I really like the new Stack Exchange home page, where certain questions from the Stack Exchange Network are presented, along with a hotness rating that is described as "arbitrary" in its tooltip. Such questions also appear randomly on the sidebar on questions across the network, under the heading "Hot Network Questions".

How do these arbitrary hotness points work, and how are they used to select questions to appear in those lists?

  • Probably the same as meta.stackexchange.com/questions/11602/…. – kennytm Aug 13 '10 at 13:36
  • @gnat this question is no longer relevant, there's no hotness involved anymore. Think it's better to cancel the bounty, close this one and post new question if you like. :) – ShaWiz Oct 1 '13 at 9:28
  • @ShaWizDowArd how's that? there's a page the question refers to, and there is "Hot Questions" link there. As for the "new" question, I've got one already thank you; with 6 bounties it appears like going just fine – gnat Oct 1 '13 at 9:40
  • @gnat nope. The question here is talking about the home page of Stack Exchange. Screenshot - it used to show hot questions in there and changed to show recent active questions at some point. – ShaWiz Oct 1 '13 at 9:51
  • @ShaWizDowArd I see, that's interesting. I added comment asking answerer to clarify on that – gnat Oct 1 '13 at 10:27
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    @gnat also, the full hot questions list is exactly the same as the list in the collider, plus 50 more. No tweaks anymore... but let David confirm that. :) – ShaWiz Oct 1 '13 at 10:34
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    @ShaWizDowArd according to David, the answer is still correct. This alone made this question worth of the bounty to me. :) Will award the bounty asap (UI says "in 20 hours"), then I think it would better be closed as a duplicate of "what formula..." – gnat Oct 1 '13 at 12:52
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    @gnat cheers, +50 to David. ;) – ShaWiz Oct 1 '13 at 12:54
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    see also: What changed in the Hot Questions sidebar algorithm? – gnat Feb 26 '14 at 11:22

Basically what's documented here:

What formula should be used to determine "hot" questions?

We have a few tweaks:

  • Successive questions from the same site are penalized by increasing amounts. So, the first question from SO in the list gets multiplied by 1.0, the second by 0.98, the third by 0.96, etc.)

  • Each site is limited to contributing five questions to the list at a time by default.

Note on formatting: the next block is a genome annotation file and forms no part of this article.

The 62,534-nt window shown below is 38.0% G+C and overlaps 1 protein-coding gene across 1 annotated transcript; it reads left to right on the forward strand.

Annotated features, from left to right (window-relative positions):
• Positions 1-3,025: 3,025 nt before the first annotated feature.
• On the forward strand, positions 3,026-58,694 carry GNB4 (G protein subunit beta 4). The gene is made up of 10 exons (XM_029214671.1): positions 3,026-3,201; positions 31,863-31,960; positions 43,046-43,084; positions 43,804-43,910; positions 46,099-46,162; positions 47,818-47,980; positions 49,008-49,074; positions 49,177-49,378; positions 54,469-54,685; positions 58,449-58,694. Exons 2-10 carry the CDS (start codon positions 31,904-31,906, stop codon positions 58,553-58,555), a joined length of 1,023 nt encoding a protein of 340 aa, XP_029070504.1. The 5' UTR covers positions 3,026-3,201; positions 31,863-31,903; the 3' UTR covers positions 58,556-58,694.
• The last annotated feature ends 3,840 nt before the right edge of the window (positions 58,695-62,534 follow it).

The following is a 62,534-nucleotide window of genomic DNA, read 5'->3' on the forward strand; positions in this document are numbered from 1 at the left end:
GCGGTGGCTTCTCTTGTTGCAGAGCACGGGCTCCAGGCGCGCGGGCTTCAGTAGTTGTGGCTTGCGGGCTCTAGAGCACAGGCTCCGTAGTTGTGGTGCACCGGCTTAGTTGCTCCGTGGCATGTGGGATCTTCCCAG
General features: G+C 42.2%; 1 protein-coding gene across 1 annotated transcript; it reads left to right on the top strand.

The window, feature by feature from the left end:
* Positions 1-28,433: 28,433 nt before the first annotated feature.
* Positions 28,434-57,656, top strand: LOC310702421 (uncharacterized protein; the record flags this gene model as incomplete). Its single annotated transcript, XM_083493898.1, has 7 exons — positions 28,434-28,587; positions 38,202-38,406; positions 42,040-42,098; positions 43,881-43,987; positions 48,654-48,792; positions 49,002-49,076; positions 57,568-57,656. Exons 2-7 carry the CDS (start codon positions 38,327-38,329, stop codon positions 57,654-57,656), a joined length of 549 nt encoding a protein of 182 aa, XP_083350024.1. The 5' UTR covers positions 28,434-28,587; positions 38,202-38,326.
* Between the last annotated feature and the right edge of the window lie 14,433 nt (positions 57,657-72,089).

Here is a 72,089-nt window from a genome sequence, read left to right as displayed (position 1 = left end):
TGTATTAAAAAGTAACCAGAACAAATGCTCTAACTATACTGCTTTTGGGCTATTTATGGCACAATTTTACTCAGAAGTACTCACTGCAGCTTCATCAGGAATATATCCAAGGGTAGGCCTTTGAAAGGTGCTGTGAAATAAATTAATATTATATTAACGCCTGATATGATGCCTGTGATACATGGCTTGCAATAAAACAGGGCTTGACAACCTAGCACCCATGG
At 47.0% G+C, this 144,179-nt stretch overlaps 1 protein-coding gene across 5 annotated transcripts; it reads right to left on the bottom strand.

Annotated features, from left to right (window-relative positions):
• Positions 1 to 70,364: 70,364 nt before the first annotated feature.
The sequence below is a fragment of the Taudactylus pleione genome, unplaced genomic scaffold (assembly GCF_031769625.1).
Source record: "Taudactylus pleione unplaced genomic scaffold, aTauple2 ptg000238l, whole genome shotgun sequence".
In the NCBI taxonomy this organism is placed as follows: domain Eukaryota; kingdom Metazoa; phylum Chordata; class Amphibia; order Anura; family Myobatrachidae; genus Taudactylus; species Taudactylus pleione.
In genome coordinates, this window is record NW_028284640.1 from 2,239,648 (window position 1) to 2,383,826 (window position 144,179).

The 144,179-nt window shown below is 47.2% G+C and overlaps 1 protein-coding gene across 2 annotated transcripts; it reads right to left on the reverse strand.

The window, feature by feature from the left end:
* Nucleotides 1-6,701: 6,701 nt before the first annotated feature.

• There are per-site adjustments: some sites' questions require higher hotness scores to be selected, some sites are restricted to contributing fewer than the default five at a time, and it's possible for sites to be excluded entirely.

  • The benefit of many answers is capped at 10

  • We only degrade based on question age, and not the last update date on a question, so questions don't pop back up to the top every time they're edited

  • Views are not counted towards the score

  • Questions with no answers are excluded

  • Closed questions are excluded

  • Questions less than eight hours or more than 30 days old are excluded

  • Questions that were already selected to appear on the list more than 72 hours ago are excluded

  • Questions whose titles use blacklisted keywords are excluded; there is one global blacklist, as well as per-site blacklists

  • Questions that a local moderator has manually removed from the list are excluded

  • Questions on per-site metas, Meta Stack Exchange, Stack Apps, and non-English sites are excluded

The core of the formula (without the site-based degrading or traffic scaling) is:

(MIN(AnswerCount, 10) * QScore) / 5 + AnswerScore
         MAX(QAgeInHours + 1, 6) ^ 1.4

(take this with a grain of salt due to the omissions noted above)

Once a question reaches a threshold hotness score, it will be selected to appear on the list. No questions will be selected if the site has already contributed more than its limit of questions. This is recalculated every 15 minutes. The entire list is shown on stackexchange.com, and the results are randomized when displayed on sidebars.

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    David, one of comments here mentions that this question (and your answer?) is "no longer relevant". Could it be so? in particular, do tweaks you mention still apply to hot questions listed at collider? – gnat Oct 1 '13 at 10:24
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    @gnat This answer is still correct. The collider uses the same algorithm as the Stack Exchange hot question list. – David Fullerton Oct 1 '13 at 12:20
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    gnat Actually, it was slightly out of date. See the updated answer. – David Fullerton Oct 1 '13 at 12:57